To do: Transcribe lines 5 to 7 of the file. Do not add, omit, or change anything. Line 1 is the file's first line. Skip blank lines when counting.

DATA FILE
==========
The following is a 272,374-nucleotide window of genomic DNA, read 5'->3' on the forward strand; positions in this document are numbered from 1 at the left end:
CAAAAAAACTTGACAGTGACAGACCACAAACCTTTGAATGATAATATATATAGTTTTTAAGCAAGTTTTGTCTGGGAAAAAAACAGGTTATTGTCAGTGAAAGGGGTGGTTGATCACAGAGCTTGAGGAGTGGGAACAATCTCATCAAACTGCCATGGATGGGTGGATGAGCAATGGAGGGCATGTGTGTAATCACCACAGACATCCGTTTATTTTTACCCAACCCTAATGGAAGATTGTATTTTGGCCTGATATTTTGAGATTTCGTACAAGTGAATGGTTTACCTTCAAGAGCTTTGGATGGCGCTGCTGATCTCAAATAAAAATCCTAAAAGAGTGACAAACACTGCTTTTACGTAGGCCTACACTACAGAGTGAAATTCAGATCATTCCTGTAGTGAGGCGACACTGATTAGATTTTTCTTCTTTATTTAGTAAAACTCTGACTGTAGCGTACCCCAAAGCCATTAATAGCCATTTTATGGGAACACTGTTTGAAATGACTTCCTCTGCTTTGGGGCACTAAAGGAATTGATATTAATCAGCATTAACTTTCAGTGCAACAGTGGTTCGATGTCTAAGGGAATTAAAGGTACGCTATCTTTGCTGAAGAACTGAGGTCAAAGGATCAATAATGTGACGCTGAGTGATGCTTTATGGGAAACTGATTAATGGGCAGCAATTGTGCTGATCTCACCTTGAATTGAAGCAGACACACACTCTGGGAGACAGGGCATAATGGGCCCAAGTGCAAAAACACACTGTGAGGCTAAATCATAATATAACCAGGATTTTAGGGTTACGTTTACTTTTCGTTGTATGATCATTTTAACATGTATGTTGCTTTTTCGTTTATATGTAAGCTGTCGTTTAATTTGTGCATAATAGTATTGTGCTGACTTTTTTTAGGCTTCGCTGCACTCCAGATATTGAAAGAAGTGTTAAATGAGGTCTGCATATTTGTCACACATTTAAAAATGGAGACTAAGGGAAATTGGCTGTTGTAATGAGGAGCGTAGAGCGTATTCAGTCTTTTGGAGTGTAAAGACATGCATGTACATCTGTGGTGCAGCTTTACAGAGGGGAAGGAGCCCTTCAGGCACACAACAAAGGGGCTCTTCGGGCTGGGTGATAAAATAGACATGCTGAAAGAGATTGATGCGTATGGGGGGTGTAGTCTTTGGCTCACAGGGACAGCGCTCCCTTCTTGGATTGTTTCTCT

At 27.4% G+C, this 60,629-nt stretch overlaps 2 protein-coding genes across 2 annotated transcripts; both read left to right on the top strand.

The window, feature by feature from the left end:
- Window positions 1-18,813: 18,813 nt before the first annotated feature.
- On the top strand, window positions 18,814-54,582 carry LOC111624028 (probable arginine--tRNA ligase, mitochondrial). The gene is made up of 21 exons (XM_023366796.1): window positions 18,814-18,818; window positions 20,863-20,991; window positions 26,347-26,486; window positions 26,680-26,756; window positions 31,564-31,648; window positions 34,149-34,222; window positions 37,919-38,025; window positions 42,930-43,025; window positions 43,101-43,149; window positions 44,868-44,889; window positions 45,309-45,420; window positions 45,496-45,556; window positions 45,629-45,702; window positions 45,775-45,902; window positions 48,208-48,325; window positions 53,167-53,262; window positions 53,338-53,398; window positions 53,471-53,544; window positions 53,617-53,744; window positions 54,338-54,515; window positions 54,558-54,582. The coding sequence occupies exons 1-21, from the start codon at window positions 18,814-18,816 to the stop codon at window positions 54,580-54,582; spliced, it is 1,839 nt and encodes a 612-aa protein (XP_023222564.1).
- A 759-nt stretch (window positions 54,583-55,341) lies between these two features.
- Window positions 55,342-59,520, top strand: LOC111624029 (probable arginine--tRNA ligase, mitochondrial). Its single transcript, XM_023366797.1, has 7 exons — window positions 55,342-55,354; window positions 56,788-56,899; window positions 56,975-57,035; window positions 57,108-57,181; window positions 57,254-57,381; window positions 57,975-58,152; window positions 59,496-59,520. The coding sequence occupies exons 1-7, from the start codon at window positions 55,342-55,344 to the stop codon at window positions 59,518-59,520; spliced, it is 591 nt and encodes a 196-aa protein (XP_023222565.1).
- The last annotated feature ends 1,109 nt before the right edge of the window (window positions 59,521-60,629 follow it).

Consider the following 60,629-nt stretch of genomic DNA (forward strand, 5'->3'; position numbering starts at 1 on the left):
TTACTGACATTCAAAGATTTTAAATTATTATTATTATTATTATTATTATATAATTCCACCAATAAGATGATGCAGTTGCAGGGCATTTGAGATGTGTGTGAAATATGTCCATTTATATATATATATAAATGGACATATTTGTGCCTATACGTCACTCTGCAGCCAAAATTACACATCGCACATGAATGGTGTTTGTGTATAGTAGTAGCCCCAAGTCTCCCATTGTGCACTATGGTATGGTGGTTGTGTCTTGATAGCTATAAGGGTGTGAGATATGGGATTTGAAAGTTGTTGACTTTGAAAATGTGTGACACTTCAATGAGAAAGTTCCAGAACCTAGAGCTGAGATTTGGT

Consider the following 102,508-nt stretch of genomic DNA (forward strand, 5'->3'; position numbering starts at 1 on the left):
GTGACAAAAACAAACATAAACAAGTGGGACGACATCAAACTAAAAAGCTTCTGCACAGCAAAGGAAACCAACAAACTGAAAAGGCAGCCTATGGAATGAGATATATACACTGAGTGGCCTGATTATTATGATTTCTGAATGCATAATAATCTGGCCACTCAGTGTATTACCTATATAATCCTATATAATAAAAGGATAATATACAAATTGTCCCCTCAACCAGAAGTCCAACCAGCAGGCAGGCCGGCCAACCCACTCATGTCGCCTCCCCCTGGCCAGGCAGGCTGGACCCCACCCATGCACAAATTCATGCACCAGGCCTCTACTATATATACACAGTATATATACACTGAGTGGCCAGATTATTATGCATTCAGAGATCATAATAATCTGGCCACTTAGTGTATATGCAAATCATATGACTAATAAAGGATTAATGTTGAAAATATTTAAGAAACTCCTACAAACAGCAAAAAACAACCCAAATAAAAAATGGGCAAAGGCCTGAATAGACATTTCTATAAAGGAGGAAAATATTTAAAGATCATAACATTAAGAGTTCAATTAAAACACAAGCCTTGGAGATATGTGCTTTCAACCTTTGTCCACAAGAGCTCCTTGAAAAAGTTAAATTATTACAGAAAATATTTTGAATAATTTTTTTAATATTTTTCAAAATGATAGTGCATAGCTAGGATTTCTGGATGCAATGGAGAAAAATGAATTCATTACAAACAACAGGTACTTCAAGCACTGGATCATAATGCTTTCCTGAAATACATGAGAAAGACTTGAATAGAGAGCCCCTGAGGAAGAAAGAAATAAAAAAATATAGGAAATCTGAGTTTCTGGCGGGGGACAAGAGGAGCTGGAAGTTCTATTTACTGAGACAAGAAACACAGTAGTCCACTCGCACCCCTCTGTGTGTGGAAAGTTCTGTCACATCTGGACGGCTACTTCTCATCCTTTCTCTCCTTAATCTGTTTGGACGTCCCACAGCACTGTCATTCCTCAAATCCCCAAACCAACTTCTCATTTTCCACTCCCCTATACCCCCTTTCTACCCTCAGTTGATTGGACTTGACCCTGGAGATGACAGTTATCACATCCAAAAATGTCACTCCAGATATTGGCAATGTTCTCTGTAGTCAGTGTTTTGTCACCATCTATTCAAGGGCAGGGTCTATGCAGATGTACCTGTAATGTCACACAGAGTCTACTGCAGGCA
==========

- Window positions 1-18,813: 18,813 nt before the first annotated feature.
- On the top strand, window positions 18,814-54,582 carry LOC111624028 (probable arginine--tRNA ligase, mitochondrial). The gene is made up of 21 exons (XM_023366796.1): window positions 18,814-18,818; window positions 20,863-20,991; window positions 26,347-26,486; window positions 26,680-26,756; window positions 31,564-31,648; window positions 34,149-34,222; window positions 37,919-38,025; window positions 42,930-43,025; window positions 43,101-43,149; window positions 44,868-44,889; window positions 45,309-45,420; window positions 45,496-45,556; window positions 45,629-45,702; window positions 45,775-45,902; window positions 48,208-48,325; window positions 53,167-53,262; window positions 53,338-53,398; window positions 53,471-53,544; window positions 53,617-53,744; window positions 54,338-54,515; window positions 54,558-54,582. The coding sequence occupies exons 1-21, from the start codon at window positions 18,814-18,816 to the stop codon at window positions 54,580-54,582; spliced, it is 1,839 nt and encodes a 612-aa protein (XP_023222564.1).
- A 759-nt stretch (window positions 54,583-55,341) lies between these two features.